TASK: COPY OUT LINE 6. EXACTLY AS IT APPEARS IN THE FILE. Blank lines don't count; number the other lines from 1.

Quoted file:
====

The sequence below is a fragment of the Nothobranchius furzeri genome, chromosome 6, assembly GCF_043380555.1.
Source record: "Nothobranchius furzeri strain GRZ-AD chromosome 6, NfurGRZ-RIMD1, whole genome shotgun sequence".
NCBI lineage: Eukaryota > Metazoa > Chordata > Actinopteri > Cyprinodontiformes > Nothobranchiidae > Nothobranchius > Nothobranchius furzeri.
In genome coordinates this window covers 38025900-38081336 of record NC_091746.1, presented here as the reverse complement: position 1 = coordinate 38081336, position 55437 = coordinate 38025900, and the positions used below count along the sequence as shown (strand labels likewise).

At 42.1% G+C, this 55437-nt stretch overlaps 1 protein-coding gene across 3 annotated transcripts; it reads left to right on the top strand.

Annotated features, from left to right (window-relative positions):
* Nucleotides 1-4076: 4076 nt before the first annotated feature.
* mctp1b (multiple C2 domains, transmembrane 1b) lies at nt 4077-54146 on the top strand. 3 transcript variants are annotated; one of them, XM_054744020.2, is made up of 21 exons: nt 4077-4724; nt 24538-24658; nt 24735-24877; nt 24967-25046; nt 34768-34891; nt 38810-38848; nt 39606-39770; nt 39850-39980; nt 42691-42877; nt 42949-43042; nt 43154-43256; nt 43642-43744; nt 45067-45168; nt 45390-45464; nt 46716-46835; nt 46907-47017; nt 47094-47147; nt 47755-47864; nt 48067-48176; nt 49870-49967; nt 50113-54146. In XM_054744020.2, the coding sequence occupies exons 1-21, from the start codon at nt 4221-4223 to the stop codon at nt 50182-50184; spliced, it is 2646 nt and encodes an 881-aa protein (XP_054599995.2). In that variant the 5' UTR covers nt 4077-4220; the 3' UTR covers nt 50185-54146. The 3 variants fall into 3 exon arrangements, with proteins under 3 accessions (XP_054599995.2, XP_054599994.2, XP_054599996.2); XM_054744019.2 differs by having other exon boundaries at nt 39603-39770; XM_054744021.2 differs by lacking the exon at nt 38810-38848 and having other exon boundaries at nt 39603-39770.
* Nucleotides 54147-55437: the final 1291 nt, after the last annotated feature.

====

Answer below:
Annotated features, from left to right (window-relative positions):